Wells Fargo’s income jumped 51 percent in the first quarter as more people opened accounts with the bank and business customers took out more loans. Revenues fell as higher interest rates resulted in a sharp decline in new mortgages.
The San Francisco-based bank said Wednesday it earned $3.6 billion after paying preferred dividends, or 67 cents per share. That compared with $2.4 billion, or 45 cents a share in the first quarter of last year. The earnings were a penny better than the forecast of analysts surveyed by FactSet. Wells released $1 billion from its reserves for loan losses in the quarter as defaults declined, giving a boost to its bottom line.
Revenue fell to $20.3 billion from $21.5 billion, largely due to lower income from mortgage fees.
Wells Fargo & Co.’s shares fell $1.24, or 4.1 percent, to close Wednesday at $28.83.
A sharp rise in mortgage rates hurt Wells’ home loan business. Rates for 30-year mortgages jumped to 4.84 percent in March from 4.35 percent in September. New mortgage loans at Wells Fargo fell to $84 billion from $128 billion the previous quarter.
Wells Fargo Chief Financial Officer Tim Sloan said there was a sharp increase in mortgage refinancing in the third and fourth quarter, when interest rates fell to record lows. The steep rise in rates since then has led to a drop in refinancing.
“We are the largest mortgage originator,” Sloan said in an interview, “$700 million of our revenue decline came from the decline in mortgage originations.”
Applications for home mortgages, an indicator of future lending, fell sharply to $102 billion from $158 billion in the prior quarter. The amount of pending applications also fell to $45 billion at the end of the first quarter from $73 billion at the end of December.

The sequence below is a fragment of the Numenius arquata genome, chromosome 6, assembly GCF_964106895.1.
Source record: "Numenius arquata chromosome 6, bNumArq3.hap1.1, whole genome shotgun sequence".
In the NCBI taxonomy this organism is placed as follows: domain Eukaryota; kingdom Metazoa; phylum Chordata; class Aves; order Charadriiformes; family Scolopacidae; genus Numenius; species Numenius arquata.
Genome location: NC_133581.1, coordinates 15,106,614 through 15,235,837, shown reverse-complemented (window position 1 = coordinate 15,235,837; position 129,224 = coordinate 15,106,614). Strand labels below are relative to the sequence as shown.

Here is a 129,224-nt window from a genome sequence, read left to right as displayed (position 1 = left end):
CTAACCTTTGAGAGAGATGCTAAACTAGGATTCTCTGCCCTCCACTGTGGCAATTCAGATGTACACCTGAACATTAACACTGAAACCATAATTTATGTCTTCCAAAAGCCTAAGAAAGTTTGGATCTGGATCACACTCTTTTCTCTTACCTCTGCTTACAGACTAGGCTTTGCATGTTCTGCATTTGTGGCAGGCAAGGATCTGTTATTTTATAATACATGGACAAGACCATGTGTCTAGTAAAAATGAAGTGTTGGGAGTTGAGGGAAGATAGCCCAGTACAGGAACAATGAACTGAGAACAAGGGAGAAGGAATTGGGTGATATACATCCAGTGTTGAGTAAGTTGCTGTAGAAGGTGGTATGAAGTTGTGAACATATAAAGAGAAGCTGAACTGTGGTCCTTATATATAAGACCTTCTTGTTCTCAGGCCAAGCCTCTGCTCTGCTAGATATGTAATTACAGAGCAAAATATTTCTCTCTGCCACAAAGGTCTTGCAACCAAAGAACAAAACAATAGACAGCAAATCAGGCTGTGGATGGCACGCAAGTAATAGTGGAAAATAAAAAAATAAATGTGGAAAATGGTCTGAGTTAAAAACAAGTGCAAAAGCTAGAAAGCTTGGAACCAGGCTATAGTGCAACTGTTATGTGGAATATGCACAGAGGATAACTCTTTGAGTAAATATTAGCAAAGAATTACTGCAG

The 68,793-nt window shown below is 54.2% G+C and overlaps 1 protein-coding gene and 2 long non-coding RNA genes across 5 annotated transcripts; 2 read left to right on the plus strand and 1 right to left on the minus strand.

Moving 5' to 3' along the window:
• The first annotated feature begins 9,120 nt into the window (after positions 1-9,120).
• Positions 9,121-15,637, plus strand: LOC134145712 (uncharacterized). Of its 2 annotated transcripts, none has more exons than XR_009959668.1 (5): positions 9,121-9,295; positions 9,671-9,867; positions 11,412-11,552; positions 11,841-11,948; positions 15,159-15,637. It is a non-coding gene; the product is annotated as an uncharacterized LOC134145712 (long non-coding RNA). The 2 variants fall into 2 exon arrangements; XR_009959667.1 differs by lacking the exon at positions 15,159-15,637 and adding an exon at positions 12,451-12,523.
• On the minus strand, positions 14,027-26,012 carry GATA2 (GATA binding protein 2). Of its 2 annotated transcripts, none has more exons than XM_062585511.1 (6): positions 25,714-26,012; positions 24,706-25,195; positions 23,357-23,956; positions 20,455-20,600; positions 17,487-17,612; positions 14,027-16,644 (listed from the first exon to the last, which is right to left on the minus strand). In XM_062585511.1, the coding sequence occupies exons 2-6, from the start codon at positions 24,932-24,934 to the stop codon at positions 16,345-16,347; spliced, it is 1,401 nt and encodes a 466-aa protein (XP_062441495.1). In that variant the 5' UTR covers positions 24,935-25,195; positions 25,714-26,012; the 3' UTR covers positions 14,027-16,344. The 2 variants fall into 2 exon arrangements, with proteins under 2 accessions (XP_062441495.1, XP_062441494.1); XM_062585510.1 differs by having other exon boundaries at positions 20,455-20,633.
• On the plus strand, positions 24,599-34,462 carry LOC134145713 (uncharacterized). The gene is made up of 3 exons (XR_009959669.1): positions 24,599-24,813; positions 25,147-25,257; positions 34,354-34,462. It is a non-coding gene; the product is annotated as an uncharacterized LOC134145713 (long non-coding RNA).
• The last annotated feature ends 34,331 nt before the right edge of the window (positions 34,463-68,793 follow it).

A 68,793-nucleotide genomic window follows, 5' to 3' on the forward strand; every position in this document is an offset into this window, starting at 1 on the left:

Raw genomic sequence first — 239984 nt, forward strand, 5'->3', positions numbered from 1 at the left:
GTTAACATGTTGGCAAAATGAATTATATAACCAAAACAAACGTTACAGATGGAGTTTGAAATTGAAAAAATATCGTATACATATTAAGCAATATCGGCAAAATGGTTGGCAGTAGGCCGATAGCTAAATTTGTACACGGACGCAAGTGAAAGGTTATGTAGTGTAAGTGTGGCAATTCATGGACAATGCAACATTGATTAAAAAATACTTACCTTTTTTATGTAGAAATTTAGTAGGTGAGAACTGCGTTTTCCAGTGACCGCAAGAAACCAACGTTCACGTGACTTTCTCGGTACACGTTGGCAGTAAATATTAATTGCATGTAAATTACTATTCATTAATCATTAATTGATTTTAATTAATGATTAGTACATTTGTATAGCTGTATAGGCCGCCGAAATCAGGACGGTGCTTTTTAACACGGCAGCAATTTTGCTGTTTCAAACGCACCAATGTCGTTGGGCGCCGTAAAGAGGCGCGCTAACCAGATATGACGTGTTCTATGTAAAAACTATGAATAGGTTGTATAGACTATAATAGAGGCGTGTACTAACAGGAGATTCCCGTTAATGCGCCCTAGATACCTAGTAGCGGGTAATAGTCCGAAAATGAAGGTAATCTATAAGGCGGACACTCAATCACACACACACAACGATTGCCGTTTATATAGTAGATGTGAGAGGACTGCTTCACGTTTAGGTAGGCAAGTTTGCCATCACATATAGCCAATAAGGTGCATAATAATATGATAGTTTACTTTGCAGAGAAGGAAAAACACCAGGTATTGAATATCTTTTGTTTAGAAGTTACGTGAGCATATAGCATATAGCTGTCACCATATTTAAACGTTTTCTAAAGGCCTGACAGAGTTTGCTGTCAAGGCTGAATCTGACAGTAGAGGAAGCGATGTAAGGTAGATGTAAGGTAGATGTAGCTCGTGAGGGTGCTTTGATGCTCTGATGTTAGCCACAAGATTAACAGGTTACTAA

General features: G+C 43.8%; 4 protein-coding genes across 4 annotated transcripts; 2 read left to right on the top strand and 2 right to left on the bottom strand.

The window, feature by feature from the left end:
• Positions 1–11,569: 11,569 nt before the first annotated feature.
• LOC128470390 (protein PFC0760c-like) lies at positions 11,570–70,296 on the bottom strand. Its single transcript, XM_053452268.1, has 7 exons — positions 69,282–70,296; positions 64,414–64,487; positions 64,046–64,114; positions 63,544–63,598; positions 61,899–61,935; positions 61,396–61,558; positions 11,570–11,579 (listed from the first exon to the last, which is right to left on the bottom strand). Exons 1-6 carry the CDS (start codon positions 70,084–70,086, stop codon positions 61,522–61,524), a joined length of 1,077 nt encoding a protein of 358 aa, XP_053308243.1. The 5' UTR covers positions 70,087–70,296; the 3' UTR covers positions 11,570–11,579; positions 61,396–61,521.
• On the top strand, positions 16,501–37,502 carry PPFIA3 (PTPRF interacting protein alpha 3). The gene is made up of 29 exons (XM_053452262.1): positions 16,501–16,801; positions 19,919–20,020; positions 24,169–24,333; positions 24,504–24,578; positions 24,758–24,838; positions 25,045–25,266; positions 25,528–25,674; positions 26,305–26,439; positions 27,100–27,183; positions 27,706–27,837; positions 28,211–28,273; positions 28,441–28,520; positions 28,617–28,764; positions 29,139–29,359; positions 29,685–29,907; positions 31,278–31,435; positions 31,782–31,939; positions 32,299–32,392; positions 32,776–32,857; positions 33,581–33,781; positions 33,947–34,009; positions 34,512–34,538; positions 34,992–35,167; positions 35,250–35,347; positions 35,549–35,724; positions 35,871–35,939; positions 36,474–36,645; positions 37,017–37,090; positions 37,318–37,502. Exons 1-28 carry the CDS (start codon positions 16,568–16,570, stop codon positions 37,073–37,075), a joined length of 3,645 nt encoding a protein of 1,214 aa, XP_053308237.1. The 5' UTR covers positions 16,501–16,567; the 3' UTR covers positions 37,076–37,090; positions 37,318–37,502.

Wells Fargo said more of its customers were paying their debts on time as the economy improves. Other major banks that have released results over the past week, including JPMorgan Chase & Co., Citigroup Inc. and Bank of America Corp., reported similar trends. The amount of soured loans that Wells wrote off declined by $629 million from the previous quarter to $3.2 billion.
CEO John Stumpf told analysts in a conference call that Wells Fargo’s customers were doing better. Consumers were paying down debt and corporations had strong balance sheets. However, it was unclear when those customers would start taking out more loans and use the bank’s services at a pace that would lead to higher profits for the bank.
“It’s going to take the industry some time,” said Stumpf.
On the positive side, Wells Fargo’s customers are saving more. Checking and savings account deposits grew 9 percent from last year to $722.5 billion.
Small business customers also took out loans totaling $3.7 billion, an increase of 27 percent from last year.